Constitutional Carry may soon be coming to North Carolina. Long ridiculed by outsiders as the “Massachusetts of Dixie” because of our restrictive (by Southern standards) gun control laws, North Carolina is poised to take its place among the leaders in gun rights reform. Sources, which I can’t divulge, have made it clear that Constitutional Carry is on the radar. We can expect to see some concrete movement in the New Year.
While the Federal elections were disappointing for gun owners, North Carolina, coming off a historic Republican led redistricting plan, has turned the entire State government over to the Republican party for the first time ever. The 2010 elections gave control of both houses of the NC General Assembly to the Republicans who used the opportunity to reverse 100 years of Democrat drawn legislative districts. Couple that with a deeply unpopular Democrat Governor, so unpopular she chose not to run, and the 2012 elections have given us a new Republican Governor, and veto proof majorities in both houses of the NCGA.
Since gun rights reforms were traditionally blocked here in North Carolina by city dwelling Democrat legislators who occupied NCGA leadership positions, this means that the only truly anti-gun politicians left in North Carolina are no longer in a position to stop us. And with a Republican Governor, it’s now open season on some of our dumber gun laws.
Constitutional Carry (or Vermont Carry, if you prefer) would mean that it would no longer be a requirement for lawful residents to take training classes, pay outrageous sums of money, and beg permission from the Sheriff before exercising their right to carry a concealed weapon. Note that I said “weapon,” not “handgun.” Constitutional Carry would eliminate the entire “concealed weapon” law, 14-269. It would still be illegal for convicted felons to carry a firearm, but regular lawful residents would no longer have to apply for a permit to carry.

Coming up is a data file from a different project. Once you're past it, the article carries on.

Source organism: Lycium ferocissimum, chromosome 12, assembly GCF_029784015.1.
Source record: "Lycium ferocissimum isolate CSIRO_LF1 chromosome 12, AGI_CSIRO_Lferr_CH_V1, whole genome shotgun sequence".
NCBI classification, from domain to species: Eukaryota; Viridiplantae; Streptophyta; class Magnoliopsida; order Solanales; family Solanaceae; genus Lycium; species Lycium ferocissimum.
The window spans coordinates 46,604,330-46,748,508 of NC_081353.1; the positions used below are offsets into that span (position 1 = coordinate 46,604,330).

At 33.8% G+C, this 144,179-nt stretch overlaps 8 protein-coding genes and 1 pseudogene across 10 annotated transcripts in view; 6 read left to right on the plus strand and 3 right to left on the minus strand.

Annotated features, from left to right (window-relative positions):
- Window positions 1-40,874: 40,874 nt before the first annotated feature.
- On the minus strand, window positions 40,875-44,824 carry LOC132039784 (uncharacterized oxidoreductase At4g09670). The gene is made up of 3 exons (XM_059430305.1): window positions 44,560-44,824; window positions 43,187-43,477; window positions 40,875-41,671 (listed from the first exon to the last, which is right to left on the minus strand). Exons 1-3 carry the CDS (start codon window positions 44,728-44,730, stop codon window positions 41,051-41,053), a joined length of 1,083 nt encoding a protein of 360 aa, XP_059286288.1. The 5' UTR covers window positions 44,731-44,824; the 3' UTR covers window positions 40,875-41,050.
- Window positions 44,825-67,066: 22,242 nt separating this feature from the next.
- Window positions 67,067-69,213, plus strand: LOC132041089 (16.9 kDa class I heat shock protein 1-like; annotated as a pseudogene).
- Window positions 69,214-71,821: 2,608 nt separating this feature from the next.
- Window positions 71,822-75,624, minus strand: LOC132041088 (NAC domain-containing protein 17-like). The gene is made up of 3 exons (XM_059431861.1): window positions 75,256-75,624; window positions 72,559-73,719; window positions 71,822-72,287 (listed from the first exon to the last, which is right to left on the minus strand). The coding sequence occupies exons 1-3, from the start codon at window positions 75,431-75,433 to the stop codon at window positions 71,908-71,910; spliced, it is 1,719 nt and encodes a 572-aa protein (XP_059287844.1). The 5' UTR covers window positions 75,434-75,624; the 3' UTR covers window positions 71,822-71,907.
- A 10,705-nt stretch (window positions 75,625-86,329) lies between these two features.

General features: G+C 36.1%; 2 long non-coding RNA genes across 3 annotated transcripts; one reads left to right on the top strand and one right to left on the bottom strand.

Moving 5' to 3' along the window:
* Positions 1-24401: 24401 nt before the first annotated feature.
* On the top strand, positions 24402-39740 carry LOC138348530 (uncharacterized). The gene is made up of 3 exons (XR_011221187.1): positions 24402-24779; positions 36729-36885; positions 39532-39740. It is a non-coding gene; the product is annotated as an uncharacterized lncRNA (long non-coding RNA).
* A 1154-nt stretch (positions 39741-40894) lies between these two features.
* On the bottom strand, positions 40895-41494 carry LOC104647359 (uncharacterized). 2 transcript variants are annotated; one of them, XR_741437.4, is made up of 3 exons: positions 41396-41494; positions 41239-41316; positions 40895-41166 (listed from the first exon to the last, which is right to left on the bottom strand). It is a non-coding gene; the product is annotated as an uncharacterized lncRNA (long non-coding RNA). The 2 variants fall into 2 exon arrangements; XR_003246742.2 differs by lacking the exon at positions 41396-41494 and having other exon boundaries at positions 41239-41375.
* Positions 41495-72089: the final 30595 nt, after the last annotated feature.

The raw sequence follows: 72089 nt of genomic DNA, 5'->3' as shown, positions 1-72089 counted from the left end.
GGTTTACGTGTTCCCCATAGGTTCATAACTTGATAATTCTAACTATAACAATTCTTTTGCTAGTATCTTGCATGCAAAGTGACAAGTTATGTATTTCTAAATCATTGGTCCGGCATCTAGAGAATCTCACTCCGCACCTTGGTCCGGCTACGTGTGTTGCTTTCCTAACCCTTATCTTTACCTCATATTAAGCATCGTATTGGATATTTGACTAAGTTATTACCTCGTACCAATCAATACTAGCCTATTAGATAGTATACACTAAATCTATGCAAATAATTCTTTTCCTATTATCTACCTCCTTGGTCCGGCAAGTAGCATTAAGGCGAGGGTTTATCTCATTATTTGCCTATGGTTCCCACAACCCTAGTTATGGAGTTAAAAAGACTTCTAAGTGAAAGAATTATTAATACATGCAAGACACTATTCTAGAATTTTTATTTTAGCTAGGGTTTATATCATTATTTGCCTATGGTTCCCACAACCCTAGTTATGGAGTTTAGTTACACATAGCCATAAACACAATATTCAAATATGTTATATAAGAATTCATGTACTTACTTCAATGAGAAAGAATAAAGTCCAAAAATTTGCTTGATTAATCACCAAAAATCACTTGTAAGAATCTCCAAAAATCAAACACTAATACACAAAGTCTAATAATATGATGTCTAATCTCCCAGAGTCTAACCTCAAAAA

Still to be revealed is whether North Carolina will retain some sort of “tiered” concealed carry system. Will there be locations where a person who has a Concealed Handgun Permit will be able to carry, but a lawful non-permit holder will not? For example, will CHP holders be allowed to carry on school property while non-permit holders will not? Or will CHP holders have the exact same time, place, and manner restrictions that non-permit holders have? In this case, we would be adopting a system like in Alaska, where people only get CHPs so that when they travel to other states they can take advantage of reciprocity rules and carry there as well.
We’ve got a long way to go here in North Carolina, but getting Constitutional Carry would certainly ease the burden on lawful residents. I think it’s wrong to demand that people pay well over $150 for permits and training before they are granted permission to exercise their rights.